I'm working on an engineering problem and I manage to reduce it to the following claim, but I'm not sure if it is true. It will be great if someone can give me some ideas!

Let $u(x)$ is an increasing and concave function such that $u(0)=0$.

Let $X_1,..X_n$ be n random variables independently and identically distributed with support $S\subseteq[0,\infty)$, and define $Y_j=r_j X_j$ where $0<r_1\leq r_2 \leq...\leq r_n$ are given.

Problem: Is it always possible to find a probability vector $p\in\mathbb{R}^n$ (i.e $p\geq0$ and $\sum_{i=1}^{n} p_i = 1$), such that $\forall i$: $\mathbb{E}[u(p_i\sum_{j=1}^{n} Y_j)-u(Y_i)]>0$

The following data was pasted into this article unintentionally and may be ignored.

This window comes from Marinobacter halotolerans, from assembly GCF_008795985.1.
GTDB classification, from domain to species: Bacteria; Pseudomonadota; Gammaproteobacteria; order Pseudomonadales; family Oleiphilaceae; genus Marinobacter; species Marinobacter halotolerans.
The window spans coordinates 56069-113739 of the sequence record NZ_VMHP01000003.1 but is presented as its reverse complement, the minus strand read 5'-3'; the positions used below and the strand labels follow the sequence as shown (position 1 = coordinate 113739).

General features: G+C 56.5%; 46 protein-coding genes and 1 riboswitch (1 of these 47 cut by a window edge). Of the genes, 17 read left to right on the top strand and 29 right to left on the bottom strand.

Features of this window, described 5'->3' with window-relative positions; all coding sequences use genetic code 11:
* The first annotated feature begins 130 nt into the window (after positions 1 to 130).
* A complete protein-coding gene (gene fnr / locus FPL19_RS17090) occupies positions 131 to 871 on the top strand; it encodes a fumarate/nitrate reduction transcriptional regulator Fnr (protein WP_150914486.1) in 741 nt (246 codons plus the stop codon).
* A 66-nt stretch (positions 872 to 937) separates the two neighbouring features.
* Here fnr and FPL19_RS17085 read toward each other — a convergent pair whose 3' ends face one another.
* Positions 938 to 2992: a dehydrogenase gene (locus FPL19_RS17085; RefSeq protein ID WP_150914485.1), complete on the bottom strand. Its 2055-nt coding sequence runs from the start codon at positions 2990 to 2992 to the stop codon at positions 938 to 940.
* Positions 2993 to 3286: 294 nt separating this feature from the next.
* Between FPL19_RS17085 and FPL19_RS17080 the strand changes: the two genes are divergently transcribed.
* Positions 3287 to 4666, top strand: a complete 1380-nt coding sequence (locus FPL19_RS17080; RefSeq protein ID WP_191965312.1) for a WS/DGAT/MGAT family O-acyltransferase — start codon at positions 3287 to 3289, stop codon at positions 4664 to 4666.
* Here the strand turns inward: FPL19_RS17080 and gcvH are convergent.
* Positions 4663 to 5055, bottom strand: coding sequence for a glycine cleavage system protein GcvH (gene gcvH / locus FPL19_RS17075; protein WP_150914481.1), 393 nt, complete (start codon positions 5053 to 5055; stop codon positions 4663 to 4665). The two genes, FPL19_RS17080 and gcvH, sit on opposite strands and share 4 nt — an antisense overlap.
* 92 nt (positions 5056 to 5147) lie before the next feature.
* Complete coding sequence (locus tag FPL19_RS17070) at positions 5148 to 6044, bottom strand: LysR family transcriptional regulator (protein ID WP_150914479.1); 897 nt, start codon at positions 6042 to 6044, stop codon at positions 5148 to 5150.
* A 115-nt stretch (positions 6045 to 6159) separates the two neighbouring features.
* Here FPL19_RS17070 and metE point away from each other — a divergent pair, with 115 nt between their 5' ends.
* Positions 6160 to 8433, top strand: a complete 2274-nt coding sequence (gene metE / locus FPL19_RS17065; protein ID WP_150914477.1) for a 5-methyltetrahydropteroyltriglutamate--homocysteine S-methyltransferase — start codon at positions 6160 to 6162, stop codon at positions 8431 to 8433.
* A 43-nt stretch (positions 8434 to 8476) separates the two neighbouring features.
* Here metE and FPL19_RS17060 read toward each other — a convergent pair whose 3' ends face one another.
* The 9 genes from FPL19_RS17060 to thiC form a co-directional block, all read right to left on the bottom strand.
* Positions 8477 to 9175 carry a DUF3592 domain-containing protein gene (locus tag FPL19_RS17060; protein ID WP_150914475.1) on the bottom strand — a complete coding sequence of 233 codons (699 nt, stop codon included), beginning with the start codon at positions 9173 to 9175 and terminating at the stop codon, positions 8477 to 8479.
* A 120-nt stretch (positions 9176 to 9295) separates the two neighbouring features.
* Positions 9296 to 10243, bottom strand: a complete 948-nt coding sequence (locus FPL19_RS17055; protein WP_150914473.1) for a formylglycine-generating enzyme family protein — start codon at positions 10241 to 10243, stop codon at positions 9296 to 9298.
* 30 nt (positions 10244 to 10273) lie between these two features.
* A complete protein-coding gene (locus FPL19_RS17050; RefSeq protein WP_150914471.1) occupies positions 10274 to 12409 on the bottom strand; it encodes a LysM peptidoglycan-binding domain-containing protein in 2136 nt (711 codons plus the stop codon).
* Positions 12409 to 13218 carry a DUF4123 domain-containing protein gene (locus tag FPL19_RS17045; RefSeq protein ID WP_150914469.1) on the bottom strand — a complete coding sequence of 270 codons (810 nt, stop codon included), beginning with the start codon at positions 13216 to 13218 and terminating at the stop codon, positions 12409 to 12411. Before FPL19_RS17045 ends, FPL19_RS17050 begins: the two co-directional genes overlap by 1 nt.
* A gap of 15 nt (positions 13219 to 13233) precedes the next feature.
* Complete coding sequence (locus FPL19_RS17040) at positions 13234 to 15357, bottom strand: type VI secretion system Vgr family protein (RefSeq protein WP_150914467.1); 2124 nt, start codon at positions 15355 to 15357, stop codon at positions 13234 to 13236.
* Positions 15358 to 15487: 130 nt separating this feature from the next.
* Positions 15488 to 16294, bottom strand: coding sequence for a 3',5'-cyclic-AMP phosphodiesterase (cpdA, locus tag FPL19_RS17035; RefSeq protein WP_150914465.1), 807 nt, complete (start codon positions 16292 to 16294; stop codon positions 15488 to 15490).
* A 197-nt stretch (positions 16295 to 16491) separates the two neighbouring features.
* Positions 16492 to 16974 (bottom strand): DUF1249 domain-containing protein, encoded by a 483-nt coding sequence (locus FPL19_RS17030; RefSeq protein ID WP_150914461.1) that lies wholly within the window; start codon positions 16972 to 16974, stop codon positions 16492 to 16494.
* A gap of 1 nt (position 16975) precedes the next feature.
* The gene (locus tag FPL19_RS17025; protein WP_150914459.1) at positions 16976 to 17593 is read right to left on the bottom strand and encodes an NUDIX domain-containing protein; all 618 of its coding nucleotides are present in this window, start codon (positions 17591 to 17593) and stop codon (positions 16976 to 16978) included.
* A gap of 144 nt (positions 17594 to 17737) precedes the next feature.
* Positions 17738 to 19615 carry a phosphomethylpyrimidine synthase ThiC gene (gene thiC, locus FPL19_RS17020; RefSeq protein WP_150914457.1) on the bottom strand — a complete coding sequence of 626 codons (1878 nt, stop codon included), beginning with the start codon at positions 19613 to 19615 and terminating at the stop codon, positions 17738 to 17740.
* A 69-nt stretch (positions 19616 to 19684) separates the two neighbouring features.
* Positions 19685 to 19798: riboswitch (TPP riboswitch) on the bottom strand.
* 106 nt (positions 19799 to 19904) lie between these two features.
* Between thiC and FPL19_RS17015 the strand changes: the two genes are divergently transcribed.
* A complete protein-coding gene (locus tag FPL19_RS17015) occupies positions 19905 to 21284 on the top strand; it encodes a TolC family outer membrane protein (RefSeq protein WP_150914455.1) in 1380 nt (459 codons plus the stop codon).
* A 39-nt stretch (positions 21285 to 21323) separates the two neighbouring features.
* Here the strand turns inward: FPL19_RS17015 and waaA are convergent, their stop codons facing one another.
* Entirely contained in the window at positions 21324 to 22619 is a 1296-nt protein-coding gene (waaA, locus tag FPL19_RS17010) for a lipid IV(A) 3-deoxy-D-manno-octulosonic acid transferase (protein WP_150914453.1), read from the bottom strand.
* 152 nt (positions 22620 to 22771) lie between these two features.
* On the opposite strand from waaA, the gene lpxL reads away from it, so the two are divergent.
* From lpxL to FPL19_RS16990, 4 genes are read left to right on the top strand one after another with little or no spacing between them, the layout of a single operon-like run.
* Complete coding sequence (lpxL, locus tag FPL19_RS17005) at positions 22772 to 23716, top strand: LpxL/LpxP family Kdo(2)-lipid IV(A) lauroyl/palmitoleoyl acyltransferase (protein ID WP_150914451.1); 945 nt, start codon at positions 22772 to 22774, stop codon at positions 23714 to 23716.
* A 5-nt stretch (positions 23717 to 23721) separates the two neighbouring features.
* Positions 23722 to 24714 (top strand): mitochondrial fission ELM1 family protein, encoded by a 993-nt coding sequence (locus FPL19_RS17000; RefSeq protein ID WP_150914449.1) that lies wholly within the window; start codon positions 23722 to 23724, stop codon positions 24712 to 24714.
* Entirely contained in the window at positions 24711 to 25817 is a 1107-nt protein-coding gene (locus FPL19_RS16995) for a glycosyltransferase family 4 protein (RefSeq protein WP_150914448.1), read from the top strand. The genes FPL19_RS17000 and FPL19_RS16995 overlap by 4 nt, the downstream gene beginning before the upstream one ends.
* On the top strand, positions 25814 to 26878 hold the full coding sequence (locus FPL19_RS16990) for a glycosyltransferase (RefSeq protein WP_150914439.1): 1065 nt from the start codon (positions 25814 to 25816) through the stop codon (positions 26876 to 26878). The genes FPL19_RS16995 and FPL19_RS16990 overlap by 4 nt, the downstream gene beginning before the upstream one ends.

Idea: Maybe this helps: I can prove that the claim is true IF the next claim is also true (but clearly I don't know if it is): $\forall p \exists i$: $\mathbb{E}[u(p_i\sum_{j=1}^{n} Y_j)-u(Y_i)]>0$

Notes: I believe it is possible, and I have tried using Jensen, Karamata, subadditivity, and Sperner's lemma, but none of these work. Any idea will be super welcome. Thanks!


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